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Home » How to Spot a Love Addict – The New York Times

How to Spot a Love Addict – The New York Times

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Experts question whether we can describe a toxic relationship the way we talk about gambling or alcohol. But some have found that framework to be a helpful step in the road to freedom.
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Tara Blair Ball, a relationship coach in Memphis, met her ex on They instantly clicked.
“He felt like my soulmate. It was the little things; we both talked about the differences in the old Spider-Man movie with Tobey Maguire and the comic book. A lot of people didn’t know about these details, and it just felt like this bonding experience.”
On their first phone call, they talked for eight hours — so long that Ms. Ball came late to work and was fired from her job at Target. “I took that as a sign that I was supposed to be connected to him,” she said, laughing.
When the red flags started to appear, Ms. Ball brushed them aside. “He started acting jealous and wanted to know where I was, what I was doing, who I was talking to, how long I was going to be there and when I was going to be back.” Instead of seeing warning signs, Ms. Ball interpreted his actions as affection.
“We were quickly talking about marriage and moving in together. I felt like I couldn’t be away from him for very long — I’d be in withdrawal.”
If the situation seems to contain some of the track marks of an addiction, it’s because it does. And like many addicts, Ms. Ball took a long time to recognize and admit she was experiencing what some call “love addiction.”
The definition of love addiction is hard to pin down. Sex and Love Addicts Anonymous calls it an extreme dependency on one person whereby “relationships or sexual activities have become increasingly destructive to career, family and sense of self-respect.” Helen Fisher, a senior research fellow at the Kinsey Institute at Indiana University and a leading expert in romantic love, said it’s any relationship that leads to “obsessive craving and intrusive thinking,” meaning impulsive or unwanted thoughts.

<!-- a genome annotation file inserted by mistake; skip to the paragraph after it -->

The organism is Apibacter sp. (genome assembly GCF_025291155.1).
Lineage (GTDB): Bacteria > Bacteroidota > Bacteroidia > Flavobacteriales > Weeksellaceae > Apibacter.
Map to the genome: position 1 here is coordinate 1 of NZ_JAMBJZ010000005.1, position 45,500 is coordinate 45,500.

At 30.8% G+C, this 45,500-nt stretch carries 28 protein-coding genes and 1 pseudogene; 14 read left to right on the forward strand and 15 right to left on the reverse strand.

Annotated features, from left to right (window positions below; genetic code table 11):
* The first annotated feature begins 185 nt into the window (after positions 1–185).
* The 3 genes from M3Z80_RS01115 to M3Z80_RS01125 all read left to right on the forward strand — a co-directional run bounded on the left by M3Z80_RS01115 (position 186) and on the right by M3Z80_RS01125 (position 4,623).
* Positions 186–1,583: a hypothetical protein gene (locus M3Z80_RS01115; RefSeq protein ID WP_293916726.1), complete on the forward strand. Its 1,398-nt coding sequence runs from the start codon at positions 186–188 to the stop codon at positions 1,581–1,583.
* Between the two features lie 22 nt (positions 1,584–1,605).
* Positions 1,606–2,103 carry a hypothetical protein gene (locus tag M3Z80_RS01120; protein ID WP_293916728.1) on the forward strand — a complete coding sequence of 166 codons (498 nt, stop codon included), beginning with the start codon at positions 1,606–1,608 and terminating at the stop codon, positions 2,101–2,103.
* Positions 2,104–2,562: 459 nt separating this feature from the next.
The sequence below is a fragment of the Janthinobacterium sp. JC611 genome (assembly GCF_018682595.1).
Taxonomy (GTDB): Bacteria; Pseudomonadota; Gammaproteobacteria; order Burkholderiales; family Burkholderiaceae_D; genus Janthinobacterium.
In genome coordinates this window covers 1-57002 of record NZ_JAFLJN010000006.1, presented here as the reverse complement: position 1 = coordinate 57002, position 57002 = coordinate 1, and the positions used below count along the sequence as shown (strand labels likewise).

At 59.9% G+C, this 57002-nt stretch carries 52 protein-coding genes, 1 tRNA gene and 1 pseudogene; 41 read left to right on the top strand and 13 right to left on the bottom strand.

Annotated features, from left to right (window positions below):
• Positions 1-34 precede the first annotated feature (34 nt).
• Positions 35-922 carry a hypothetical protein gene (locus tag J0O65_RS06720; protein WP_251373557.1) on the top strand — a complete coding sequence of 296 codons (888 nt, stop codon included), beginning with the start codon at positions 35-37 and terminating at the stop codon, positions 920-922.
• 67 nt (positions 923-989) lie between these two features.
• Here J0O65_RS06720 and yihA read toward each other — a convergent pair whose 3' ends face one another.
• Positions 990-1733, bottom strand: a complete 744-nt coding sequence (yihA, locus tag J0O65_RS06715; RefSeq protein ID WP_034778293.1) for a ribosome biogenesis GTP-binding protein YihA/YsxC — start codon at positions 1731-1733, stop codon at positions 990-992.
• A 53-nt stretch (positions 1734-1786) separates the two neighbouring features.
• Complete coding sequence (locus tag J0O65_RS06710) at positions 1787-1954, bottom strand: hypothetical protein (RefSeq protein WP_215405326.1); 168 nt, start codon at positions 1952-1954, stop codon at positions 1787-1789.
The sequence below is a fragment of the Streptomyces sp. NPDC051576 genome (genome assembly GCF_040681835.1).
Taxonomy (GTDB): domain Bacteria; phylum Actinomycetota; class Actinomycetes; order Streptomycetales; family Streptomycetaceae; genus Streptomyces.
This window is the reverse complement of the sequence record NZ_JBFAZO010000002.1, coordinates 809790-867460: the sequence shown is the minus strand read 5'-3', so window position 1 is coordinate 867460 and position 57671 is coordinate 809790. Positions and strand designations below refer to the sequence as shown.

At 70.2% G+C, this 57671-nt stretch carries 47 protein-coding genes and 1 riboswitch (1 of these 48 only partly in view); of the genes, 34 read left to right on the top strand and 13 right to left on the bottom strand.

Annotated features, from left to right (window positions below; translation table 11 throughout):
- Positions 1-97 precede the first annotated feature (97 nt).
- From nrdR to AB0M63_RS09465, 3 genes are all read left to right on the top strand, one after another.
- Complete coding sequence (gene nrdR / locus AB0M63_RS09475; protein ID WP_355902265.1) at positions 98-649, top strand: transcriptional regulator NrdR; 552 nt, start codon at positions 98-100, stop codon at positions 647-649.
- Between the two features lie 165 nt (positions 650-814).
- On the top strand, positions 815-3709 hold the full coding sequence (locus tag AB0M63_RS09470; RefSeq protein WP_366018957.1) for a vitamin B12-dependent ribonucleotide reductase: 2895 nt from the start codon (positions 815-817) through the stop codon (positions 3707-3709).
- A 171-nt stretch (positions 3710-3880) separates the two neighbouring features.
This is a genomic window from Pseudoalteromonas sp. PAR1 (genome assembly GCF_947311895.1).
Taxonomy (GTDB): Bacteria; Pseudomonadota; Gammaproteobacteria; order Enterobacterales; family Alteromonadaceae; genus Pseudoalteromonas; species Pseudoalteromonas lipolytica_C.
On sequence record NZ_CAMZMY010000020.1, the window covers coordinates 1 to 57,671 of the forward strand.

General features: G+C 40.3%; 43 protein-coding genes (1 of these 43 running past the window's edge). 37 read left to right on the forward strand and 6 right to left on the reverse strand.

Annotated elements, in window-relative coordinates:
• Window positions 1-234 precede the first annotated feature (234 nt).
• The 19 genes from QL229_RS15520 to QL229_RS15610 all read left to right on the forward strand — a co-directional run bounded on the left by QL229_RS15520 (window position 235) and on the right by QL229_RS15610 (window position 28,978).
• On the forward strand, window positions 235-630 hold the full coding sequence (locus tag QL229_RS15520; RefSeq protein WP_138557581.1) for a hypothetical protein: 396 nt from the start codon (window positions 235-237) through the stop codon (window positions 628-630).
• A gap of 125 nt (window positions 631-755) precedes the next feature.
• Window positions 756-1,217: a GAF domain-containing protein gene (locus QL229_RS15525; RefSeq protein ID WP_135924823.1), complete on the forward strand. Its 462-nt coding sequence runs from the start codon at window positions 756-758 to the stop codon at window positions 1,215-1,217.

One meta-analysis looked at 83 studies and estimated that about 3 percent of the population has had a serious problem with love addiction over a given year. That number may be higher than 10 percent among young adults.
Looking at TikTok, where Ms. Ball began to share her experiences with love addiction, you might think the number of love addicts is even higher. The hashtag #ToxicRelationship on TikTok clocks in at 1.7 billion views, plus another 320 million more for related terms such as “love addiction,” “love addict,” and “codependency.” Whether telling their tales or reacting to others, people are finding healing and community on the short-form video sharing app by posting the signs of love addiction, with memes and tips.
Wherever you decide to share about your experiences, it’s helpful to be able to recognize when a dream romance strays into love addiction.
“Anybody who says it’s not an addiction, all I can tell you is that we’ve looked in the brain,” said Dr. Fisher.
Using functional magnetic resonance imaging, Dr. Fisher and her colleagues have studied romantic love and found increased activity in a brain region called the nucleus accumbens, “that becomes active when anything becomes an addiction — alcohol or nicotine or cocaine or heroin or amphetamines or any one of those things,” Dr. Fisher said.
But some in the scientific community don’t even accept love addiction as a diagnosis. “Love addiction is a contested concept,” said Brian D. Earp, a Ph.D. candidate and the associate director of the Yale-Hastings Program in Ethics and Health Policy at Yale University who has studied love addiction. He noted that some of the disagreement comes down to the definition of love itself.
“Some feminist philosophers argue that if a relationship is toxic or abusive it shouldn’t even be labeled as love,” Mr. Earp said, adding that some prefer the label “addiction to toxic relationship behaviors.”
To make matters even more complicated, experts also can’t agree on the definition of addiction. Mr. Earp said some neuroscientists believe that something labeled an addiction must be bad for you. Therefore, “if you rely on an activity that might be classified as unhealthy but it’s totally compatible with living a flourishing life, some experts would say there’s no reason to call this an addiction,” he said.
Whether or not you believe love addiction is real, thinking of a toxic relationship as an addiction can be useful to someone dealing with the repercussions of an unhealthy partnership. “The bottom line is this: an unhealthy relationship tends to involve a search for a dopamine rush” and involves power and control, said Steven Sussman, a professor of preventive medicine, psychology and social work at the University of Southern California.